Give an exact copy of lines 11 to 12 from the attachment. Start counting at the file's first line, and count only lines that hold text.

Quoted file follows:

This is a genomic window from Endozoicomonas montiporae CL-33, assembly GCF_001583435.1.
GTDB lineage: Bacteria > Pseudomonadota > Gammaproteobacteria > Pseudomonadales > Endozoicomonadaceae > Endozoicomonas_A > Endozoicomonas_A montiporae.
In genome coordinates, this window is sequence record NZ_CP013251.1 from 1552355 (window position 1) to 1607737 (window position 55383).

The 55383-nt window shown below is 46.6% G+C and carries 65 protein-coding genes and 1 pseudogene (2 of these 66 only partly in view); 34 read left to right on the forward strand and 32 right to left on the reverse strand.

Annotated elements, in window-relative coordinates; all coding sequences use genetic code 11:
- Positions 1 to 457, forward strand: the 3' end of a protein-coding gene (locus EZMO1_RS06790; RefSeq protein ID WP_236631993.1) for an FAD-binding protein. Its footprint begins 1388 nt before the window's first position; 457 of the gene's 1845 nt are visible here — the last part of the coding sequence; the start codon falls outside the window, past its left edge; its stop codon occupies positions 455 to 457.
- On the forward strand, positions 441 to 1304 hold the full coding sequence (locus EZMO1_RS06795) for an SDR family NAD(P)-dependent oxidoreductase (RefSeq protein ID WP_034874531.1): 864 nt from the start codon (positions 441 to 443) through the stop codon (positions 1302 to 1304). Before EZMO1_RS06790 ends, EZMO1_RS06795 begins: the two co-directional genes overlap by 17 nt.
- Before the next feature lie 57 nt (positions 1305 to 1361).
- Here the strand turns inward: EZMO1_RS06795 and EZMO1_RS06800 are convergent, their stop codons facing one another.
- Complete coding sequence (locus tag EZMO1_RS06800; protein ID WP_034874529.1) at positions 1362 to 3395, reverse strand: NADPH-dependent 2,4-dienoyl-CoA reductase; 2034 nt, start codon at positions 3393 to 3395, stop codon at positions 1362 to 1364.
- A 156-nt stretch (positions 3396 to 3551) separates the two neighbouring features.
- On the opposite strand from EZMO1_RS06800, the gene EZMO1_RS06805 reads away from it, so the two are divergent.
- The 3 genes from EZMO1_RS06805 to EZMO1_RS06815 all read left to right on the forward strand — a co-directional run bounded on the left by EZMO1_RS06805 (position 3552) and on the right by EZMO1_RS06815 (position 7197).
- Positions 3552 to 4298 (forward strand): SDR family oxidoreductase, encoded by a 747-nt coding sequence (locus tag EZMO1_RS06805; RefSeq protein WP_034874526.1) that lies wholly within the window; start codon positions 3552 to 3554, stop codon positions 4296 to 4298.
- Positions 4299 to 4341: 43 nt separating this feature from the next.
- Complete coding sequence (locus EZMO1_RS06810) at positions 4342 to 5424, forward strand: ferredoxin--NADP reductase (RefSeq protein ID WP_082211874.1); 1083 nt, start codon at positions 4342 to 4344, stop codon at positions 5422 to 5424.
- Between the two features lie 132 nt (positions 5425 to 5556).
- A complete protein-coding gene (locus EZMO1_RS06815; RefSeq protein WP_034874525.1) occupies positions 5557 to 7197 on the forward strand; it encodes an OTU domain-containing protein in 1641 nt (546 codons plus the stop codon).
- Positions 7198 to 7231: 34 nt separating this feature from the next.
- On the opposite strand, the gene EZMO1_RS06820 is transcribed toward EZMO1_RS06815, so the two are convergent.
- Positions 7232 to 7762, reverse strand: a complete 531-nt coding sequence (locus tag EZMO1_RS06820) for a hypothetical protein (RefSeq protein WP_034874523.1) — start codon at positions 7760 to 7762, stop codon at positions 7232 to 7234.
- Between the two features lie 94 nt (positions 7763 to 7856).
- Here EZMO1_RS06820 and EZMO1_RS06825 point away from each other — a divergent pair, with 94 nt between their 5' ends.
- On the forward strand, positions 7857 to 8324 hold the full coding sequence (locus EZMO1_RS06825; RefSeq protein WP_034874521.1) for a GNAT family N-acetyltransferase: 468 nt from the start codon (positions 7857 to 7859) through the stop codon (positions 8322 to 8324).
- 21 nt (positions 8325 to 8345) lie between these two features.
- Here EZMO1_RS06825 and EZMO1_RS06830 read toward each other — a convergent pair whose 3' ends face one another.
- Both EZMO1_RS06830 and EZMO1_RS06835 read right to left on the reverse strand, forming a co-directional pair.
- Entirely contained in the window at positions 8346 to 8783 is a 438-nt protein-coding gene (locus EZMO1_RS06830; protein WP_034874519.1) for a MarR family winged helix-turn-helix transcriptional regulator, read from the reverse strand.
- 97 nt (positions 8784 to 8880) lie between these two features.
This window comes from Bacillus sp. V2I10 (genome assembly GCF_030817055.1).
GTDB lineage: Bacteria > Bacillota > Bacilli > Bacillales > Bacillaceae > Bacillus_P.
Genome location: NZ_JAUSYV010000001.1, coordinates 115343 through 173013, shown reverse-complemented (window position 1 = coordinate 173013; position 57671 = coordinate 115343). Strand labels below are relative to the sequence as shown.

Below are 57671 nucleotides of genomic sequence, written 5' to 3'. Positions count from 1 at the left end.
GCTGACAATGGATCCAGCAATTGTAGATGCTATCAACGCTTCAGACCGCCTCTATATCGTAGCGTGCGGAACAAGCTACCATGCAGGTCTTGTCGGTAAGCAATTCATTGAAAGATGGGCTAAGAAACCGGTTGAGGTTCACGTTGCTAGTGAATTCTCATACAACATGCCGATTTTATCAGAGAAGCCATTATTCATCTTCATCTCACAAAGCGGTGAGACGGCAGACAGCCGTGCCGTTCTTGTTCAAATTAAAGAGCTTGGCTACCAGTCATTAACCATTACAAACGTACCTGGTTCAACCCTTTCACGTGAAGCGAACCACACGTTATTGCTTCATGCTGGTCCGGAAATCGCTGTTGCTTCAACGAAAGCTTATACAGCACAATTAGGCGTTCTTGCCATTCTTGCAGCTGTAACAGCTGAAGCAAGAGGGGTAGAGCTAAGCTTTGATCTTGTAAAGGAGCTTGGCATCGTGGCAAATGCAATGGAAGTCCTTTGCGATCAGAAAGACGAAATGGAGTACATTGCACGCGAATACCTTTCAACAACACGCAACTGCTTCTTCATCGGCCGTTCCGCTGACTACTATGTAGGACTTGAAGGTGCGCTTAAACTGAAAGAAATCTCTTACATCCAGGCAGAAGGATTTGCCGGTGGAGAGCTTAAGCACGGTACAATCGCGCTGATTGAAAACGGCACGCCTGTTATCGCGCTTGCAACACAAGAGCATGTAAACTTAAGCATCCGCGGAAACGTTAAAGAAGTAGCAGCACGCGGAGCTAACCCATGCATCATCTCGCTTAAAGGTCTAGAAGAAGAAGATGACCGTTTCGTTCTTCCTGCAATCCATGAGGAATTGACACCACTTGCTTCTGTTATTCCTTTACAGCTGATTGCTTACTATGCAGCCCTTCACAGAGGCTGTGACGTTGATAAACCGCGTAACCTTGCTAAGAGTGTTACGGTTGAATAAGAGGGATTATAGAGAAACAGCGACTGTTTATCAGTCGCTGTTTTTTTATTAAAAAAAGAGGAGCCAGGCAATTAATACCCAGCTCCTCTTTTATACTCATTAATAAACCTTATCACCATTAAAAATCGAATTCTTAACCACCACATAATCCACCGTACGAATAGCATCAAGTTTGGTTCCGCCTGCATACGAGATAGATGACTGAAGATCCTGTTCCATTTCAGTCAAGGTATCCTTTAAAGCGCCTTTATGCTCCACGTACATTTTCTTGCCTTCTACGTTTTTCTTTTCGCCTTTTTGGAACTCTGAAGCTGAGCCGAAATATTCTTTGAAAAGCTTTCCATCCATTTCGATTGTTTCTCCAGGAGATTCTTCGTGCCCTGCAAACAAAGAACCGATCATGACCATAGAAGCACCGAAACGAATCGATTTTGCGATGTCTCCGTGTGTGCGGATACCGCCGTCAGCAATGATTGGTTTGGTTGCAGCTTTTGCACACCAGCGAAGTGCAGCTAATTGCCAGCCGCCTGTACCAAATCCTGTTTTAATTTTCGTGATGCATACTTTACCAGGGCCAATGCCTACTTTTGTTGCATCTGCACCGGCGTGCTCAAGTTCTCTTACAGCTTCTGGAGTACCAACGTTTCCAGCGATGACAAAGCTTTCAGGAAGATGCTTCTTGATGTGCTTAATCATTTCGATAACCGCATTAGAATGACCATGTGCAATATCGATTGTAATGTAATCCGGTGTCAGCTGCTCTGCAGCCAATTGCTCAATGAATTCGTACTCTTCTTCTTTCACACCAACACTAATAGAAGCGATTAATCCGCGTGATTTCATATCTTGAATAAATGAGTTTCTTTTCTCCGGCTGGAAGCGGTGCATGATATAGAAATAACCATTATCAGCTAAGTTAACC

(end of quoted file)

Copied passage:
- A 156-nt stretch (positions 3396 to 3551) separates the two neighbouring features.
- On the opposite strand from EZMO1_RS06800, the gene EZMO1_RS06805 reads away from it, so the two are divergent.